I have to begin this week’s blog entry by explaining that I’m a union gal of old, having become a steward with the Communication Workers of America shortly after beginning my first career in telecommunications. Through those times, as well as in my later phone company years as a manager, I came to understand and respect the give and take that came from having a collective bargaining unit (our union) in assuring that the company’s logical goals of profitability were made with account given to the rights and needs of the workers who were building that profit.
The reality is that labor unions are diminishing in size and power in the U.S. Yet, as I reflect upon this in light of the emerging needs of workers in my current career, counselor education, I find myself pondering words that one of the phone company executives told me at a time when we were closing one of our offices. She told me, “I think we’re going to see a movement back to the era of guilds, in which a profession becomes the keeper of quality and will negotiate with companies accordingly in determining what is produced, and how.”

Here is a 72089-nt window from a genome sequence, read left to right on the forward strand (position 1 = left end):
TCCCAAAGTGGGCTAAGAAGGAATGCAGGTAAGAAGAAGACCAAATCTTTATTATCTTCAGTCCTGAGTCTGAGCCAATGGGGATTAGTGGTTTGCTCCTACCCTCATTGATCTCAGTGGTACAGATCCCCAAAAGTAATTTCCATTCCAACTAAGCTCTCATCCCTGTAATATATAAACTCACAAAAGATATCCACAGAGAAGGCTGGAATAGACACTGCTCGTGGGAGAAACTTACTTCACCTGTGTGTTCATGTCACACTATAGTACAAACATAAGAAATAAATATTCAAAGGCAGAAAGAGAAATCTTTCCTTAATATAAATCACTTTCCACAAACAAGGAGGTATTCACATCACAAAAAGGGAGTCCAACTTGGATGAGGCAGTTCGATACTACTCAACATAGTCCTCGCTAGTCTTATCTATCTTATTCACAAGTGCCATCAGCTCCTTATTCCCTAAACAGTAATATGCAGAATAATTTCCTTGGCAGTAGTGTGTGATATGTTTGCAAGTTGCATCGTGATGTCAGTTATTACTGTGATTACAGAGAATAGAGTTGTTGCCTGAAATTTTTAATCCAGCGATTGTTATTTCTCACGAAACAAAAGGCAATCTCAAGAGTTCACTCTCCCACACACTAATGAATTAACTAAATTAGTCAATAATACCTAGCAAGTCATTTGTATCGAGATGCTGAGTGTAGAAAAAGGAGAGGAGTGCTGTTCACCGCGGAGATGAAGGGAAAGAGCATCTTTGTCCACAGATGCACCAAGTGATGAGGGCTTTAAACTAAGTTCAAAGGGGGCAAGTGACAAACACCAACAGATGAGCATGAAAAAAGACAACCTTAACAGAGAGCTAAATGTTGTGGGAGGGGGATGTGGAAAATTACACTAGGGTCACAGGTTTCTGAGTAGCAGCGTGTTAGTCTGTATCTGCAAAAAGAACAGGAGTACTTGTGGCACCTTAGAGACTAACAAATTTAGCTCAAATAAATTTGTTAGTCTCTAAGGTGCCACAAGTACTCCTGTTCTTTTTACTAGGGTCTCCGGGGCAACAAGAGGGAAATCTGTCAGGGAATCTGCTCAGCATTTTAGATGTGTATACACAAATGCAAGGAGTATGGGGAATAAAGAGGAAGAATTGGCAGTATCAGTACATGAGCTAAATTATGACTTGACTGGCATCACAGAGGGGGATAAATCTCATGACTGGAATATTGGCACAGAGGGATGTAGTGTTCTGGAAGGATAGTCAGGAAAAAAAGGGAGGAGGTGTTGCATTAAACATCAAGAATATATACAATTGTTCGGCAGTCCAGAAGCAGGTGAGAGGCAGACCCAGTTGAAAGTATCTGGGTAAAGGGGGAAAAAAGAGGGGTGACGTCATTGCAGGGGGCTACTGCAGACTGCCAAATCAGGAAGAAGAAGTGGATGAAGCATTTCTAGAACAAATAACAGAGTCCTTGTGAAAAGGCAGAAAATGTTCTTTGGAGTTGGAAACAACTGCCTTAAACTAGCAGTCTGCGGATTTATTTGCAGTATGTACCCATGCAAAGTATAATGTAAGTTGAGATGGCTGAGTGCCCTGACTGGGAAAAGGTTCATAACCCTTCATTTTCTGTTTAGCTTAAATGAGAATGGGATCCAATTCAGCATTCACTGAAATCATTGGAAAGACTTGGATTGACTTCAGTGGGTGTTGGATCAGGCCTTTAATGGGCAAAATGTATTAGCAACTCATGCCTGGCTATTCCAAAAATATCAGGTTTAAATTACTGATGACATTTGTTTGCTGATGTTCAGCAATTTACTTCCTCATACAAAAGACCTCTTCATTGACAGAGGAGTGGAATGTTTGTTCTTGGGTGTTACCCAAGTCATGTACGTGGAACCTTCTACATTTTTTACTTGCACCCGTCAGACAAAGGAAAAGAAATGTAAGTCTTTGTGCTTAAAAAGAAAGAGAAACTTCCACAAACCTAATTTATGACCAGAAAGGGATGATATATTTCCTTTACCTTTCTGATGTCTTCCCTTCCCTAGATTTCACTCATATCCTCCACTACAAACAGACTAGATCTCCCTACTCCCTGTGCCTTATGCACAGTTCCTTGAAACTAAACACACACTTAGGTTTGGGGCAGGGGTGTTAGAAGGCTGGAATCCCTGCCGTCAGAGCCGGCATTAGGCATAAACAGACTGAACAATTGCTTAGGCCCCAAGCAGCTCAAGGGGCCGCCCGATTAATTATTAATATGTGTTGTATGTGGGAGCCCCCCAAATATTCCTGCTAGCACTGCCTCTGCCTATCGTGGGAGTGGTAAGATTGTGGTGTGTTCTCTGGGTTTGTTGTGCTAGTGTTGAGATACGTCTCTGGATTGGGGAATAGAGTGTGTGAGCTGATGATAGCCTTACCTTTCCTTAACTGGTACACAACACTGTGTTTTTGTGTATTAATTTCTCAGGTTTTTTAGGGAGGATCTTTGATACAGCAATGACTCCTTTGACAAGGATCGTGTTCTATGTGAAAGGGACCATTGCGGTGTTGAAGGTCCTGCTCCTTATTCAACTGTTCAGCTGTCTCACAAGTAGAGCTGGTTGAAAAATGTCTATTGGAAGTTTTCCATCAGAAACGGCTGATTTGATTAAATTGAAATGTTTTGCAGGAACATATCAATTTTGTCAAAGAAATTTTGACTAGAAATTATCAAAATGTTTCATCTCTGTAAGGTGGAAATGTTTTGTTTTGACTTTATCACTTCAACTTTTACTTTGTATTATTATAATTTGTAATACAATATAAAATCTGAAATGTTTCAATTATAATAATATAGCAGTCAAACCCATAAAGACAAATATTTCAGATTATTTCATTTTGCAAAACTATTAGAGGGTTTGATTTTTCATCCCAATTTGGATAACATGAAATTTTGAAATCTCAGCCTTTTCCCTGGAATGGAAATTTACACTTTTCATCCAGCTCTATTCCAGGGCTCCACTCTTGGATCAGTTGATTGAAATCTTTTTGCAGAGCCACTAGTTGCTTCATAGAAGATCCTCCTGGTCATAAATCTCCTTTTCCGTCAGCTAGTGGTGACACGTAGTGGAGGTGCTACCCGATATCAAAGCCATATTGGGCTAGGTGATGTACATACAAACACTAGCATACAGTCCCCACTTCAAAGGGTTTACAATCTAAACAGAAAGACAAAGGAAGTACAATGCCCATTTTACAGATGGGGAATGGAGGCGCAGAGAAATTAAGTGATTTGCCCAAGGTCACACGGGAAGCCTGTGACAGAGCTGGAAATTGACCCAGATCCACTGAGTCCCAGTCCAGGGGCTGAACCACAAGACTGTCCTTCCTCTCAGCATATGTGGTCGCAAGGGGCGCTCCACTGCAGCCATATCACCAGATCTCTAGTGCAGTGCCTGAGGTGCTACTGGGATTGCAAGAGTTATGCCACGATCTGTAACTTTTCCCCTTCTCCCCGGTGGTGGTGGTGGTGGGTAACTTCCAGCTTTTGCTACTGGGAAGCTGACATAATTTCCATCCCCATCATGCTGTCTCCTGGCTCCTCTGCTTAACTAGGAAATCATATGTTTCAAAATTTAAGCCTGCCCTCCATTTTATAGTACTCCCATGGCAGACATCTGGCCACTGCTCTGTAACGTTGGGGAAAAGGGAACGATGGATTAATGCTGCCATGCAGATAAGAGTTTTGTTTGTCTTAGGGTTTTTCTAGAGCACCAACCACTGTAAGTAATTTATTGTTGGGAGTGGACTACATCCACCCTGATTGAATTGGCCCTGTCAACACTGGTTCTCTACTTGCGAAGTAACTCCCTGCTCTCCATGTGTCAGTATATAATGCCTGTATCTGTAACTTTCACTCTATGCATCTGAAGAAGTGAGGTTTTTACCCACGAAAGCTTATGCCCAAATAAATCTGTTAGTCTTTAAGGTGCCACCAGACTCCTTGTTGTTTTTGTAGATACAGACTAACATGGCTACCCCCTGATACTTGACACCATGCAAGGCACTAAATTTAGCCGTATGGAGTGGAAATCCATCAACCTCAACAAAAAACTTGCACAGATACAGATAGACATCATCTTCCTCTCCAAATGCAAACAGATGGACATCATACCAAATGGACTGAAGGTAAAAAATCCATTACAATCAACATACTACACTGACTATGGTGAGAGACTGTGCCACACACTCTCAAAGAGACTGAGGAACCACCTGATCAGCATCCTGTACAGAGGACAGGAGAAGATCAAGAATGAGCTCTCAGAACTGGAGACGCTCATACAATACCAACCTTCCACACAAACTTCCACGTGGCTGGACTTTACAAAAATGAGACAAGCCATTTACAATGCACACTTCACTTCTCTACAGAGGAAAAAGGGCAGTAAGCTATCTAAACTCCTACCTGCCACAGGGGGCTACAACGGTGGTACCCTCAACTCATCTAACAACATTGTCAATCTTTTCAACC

Applying her words to the profession of counselor education, we, the counselors, are the ones who determine what our profession should look like. As counselors, we know very well that teaching and learning are significantly enhanced by smaller classes, reasonable course loads, and time and funding for faculty research, clinical practice, and professional development. CACREP accreditation standards specify quality standards on these and other important areas. This is of paramount importance at a time in which virtually all universities are making severe budget cuts. Maintaining accreditation means an uncompromising emphasis on quality in counselor education, and by that I wish to emphasize that it also means that we, the workers (counselor educators), will not be exploited in a milieu of fiscal mayhem. While labor unions may never regain the strength of the 20th century, our counseling profession must remember its part in assuring the quality of counselor training, and the educators who provide this.
Stacee Reicherzer is a counselor, a faculty member at Walden University, and a private consultant with special interests that include: transgender issues in counseling, lateral (within-group) marginalization, and sexual abuse survival.